Lord knows it's not easy.  Most of us don't want to hurt those around us.  But I've found that being careless with words can hurt, even when that's not our intent.  Sometimes moreso.  I'd rather a person know exactly where I stand on an issue and be hurt for a little while, than go on thinking I feel one way only to be hurt later when they find out I feel another way.

Ultimately, being impeccable with your word is about you.  It's freeing to know that everyone around you knows who you are and what you stand for.  Authenticity is a beautiful thing.  It's consistent, trustworthy, and always timely.  There is no way you can be who you truly are without being impeccable with what you say.

The Second Agreement: Don't Take Anything Personally


The Four Agreements: Intro

On my most recent trip home, my mother decided it was time for me to finally go through the remainder of my belongings that had been living down in the basement.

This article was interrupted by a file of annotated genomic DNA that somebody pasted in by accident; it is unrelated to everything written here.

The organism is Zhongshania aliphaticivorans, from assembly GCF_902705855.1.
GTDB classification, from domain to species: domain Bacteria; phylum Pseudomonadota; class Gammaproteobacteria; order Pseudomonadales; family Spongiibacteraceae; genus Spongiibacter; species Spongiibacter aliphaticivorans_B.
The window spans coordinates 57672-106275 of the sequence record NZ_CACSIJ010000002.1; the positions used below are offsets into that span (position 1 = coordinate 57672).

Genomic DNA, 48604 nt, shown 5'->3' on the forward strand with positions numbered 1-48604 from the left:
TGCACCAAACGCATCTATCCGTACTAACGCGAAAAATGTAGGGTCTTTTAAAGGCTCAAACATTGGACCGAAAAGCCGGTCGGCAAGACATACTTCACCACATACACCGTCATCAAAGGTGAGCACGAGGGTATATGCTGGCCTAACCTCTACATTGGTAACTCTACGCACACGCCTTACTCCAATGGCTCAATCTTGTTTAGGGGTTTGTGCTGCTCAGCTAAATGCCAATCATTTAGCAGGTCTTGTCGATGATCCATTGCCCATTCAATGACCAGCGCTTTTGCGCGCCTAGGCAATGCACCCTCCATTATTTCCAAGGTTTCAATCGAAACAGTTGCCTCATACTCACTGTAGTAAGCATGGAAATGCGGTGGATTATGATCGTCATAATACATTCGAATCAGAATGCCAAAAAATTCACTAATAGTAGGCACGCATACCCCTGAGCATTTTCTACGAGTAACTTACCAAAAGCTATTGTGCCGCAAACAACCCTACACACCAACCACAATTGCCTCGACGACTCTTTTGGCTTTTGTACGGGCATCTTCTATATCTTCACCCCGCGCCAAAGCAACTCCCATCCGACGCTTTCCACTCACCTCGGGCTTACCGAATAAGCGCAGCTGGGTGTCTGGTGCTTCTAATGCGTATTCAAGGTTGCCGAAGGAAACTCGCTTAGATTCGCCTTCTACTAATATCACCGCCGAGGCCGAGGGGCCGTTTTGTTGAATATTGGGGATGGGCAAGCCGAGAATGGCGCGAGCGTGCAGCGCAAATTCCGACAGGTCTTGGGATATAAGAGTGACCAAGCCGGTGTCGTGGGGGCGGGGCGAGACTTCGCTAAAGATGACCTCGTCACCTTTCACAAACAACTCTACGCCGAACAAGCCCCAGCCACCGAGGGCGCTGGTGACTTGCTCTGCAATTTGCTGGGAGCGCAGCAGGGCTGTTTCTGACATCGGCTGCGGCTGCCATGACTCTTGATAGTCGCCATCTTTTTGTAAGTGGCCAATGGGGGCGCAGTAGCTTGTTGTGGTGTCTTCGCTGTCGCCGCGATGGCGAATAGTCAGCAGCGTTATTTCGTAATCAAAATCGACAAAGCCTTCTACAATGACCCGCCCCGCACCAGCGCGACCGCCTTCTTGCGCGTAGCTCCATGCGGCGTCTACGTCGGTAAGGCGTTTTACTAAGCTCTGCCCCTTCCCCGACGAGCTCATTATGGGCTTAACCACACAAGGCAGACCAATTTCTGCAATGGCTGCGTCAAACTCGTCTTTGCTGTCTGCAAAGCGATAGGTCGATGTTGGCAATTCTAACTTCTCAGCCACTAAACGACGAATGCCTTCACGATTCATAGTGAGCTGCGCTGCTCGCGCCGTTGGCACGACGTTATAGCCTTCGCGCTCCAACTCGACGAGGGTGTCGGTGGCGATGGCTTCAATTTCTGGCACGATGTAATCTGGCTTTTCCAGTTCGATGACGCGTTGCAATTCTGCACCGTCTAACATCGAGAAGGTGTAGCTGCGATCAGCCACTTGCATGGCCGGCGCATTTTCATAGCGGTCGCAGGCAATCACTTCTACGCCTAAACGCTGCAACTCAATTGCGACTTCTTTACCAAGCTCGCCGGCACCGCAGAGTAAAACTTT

I'm an emotional packrat and I've kept so many things to remind me of lives lived, experiences had and sweet memories.  Notes, letters, stories, books... you name it, I've probably kept it as an artifact to remind me of the past.

I didn't enjoy thinking about all the junk I would have to go through, but I found quite a few gems, including a pocket-sized book titled Wisdom From The Four Agreements.  I vaguely remember my mom giving me this in college and I vaguely remember flipping through the book.  It's a condensed version of the NY Times Bestseller The Four Agreements.  I'm very aware of the four agreements and bring them up whenever they're relevant.

After re-reading this little book, I decided the four agreements deserve my own special spin to them...

Not to mention, the blog deserves some new content from me, no?

The First Agreement: Be Impeccable With Your Word



Generally speaking, as I move about in my every day regular life, I don't think or worry much about people who don't like me or don't wish me well.  Generally, as I move about in my every day regular life, I don't consider that I might have haters.  I've never subscribed to the "haters are my motivators" line of thinking; I've never, personally, seen the logic in it.